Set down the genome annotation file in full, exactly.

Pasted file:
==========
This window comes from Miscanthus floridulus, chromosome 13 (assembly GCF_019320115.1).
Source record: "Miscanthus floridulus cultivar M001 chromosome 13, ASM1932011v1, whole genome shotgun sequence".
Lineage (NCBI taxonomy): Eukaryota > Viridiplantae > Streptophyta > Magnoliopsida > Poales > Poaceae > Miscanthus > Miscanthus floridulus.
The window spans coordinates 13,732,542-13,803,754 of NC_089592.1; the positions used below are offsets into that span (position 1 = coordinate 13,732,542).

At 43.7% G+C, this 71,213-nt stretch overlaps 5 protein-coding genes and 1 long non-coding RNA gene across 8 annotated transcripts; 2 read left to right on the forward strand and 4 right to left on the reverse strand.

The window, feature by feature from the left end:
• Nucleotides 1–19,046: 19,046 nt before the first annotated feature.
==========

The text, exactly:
This window comes from Miscanthus floridulus, chromosome 13 (assembly GCF_019320115.1).
Source record: "Miscanthus floridulus cultivar M001 chromosome 13, ASM1932011v1, whole genome shotgun sequence".
Lineage (NCBI taxonomy): Eukaryota > Viridiplantae > Streptophyta > Magnoliopsida > Poales > Poaceae > Miscanthus > Miscanthus floridulus.
The window spans coordinates 13,732,542-13,803,754 of NC_089592.1; the positions used below are offsets into that span (position 1 = coordinate 13,732,542).

At 43.7% G+C, this 71,213-nt stretch overlaps 5 protein-coding genes and 1 long non-coding RNA gene across 8 annotated transcripts; 2 read left to right on the forward strand and 4 right to left on the reverse strand.

The window, feature by feature from the left end:
• Nucleotides 1–19,046: 19,046 nt before the first annotated feature.